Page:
Google Deindexed Many Pages in February 2024

Gary Illyes from Google confirmed that the drops some SEOs saw in Google Search Console were real and not done by mistake. If you saw an increase in “crawled but not indexed” errors in GSC and a decrease in the number of indexed pages in February, it’s likely due to Google’s perception of your site changing. If that’s the case, be sure to check for technical issues, content quality, and matching Google’s intent for your top keywords.

Google is Deindexing Non-Obvious Video Pages

Have you noticed a spike in non-indexed videos in your Google Search Console account recently? Google has adjusted the way it classifies video pages, especially since it updated its guidelines in December 2023. Google’s John Mueller shared this advice via X: “It really needs to be a super-obvious video play-page, especially on mobile. I’ve seen folks tweak their HTML a bit too, to move the video elements/objects a bit more into the front & center. It shouldn’t be a random video that’s accessory to text, it should be primarily a video.”

So, how do we fix this? When reviewing your deindexed video URLs, ensure that the video lives above the fold in the mobile viewport since Google takes a mobile-first crawl approach. Analyze the other content on the page and ensure that it’s clear the video is the star of the show. Some SEOs also recommend adding VideoObject schema to send clearer signals about the element to Google.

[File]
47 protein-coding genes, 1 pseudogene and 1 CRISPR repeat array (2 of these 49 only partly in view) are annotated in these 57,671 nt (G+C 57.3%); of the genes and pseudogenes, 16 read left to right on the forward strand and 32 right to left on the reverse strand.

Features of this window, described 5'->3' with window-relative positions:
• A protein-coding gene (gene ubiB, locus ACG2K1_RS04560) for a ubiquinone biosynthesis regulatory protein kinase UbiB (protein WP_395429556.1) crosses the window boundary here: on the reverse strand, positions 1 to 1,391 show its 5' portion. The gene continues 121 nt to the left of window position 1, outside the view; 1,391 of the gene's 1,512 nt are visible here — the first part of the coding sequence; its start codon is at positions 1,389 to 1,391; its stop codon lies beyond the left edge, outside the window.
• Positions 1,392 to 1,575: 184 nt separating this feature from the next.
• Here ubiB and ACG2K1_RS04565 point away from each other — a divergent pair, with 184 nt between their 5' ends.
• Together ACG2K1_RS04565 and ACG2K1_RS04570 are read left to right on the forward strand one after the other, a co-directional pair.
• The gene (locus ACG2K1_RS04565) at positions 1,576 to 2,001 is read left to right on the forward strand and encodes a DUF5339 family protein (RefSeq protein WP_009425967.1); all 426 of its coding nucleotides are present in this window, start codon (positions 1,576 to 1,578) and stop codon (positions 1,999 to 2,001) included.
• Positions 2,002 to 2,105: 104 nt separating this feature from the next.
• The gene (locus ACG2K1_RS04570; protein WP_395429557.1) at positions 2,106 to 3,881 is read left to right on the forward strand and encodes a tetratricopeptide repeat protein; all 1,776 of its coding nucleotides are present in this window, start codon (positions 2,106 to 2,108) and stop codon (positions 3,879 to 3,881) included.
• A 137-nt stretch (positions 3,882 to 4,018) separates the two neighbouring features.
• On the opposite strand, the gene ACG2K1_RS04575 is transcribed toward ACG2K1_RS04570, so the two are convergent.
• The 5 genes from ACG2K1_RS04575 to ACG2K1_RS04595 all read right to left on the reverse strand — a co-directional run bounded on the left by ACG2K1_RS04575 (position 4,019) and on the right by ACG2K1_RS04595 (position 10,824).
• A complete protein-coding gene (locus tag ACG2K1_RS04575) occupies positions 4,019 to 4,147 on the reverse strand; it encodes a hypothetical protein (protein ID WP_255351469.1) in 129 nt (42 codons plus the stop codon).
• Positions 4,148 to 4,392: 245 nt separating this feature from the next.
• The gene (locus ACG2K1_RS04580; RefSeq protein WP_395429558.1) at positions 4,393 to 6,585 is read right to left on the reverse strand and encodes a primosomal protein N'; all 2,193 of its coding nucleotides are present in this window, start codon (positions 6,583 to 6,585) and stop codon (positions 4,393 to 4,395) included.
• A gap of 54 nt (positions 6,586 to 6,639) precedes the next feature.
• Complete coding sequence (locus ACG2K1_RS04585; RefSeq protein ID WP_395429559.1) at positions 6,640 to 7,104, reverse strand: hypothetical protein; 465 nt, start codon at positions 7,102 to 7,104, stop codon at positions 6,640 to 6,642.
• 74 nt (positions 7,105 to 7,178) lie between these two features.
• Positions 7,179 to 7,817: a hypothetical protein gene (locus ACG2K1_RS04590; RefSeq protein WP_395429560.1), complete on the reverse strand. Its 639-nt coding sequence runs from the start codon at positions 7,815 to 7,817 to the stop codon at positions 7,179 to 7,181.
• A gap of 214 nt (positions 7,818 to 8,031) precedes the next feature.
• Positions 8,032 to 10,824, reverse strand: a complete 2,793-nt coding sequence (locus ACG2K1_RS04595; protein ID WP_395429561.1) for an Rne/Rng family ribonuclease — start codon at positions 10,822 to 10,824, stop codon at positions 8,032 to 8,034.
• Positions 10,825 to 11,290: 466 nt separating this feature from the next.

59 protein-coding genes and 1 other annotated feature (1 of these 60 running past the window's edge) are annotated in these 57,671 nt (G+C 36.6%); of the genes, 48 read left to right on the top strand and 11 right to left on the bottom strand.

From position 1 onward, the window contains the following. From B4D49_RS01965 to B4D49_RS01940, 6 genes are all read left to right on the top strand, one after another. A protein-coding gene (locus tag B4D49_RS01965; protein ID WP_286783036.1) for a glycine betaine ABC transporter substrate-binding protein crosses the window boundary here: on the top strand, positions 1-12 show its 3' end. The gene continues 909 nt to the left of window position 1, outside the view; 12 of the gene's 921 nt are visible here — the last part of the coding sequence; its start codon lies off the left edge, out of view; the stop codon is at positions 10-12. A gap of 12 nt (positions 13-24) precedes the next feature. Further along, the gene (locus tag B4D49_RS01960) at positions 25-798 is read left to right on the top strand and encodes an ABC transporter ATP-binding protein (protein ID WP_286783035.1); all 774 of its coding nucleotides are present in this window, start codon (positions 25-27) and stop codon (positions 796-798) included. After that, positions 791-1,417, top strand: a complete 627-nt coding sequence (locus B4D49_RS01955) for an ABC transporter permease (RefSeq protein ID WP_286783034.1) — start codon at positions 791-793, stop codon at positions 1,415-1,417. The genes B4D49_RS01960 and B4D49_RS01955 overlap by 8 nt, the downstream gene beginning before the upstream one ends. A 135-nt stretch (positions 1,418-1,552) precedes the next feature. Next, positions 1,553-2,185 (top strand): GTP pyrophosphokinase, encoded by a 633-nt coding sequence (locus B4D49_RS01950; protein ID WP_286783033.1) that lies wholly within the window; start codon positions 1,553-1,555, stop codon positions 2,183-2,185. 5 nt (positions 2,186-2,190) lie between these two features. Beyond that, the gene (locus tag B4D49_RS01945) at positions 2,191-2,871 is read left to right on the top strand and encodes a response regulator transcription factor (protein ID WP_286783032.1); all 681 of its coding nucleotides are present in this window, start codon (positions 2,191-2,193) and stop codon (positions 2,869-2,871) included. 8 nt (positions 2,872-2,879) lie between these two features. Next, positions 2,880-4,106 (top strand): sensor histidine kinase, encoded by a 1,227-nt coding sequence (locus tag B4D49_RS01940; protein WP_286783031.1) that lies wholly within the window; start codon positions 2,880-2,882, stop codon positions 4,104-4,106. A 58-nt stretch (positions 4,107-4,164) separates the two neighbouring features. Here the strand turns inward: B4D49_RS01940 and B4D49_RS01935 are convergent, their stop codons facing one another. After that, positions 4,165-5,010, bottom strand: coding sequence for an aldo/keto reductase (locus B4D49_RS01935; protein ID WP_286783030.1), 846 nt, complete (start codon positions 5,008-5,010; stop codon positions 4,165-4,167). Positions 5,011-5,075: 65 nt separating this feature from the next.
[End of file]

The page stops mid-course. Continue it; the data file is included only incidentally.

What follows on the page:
Good News for Smaller Sites with Great Content

Google Search Liaison, Danny Sullivan, revealed his findings after reviewing feedback and data from the March 2024 Core Algorithm Update. He acknowledged that Google has room for improvement and noted that Google could do better to recognize great content, especially when coming from smaller sites that are doing it well; however, he reminded us that it won’t happen overnight.

Google’s CEO, Sundar Pichai recently said in an interview, that they are “making progress, but it’s going to be an ongoing journey” as they work through the explosion of new content AI gives them.

Making sure your site’s content is high quality and helpful for your users is what will set you apart from the rest of your industry, regardless of your website’s size.

Google Begins Enforcing the Site Reputation Abuse Policy

Google’s site reputation abuse policy took effect on May 5th, and the next day, many sites that were breaking the rules quickly suffered the consequences, including mainstream publishers, like CNN and USA Today. Websites that receive manual actions will be alerted through Google Search Console.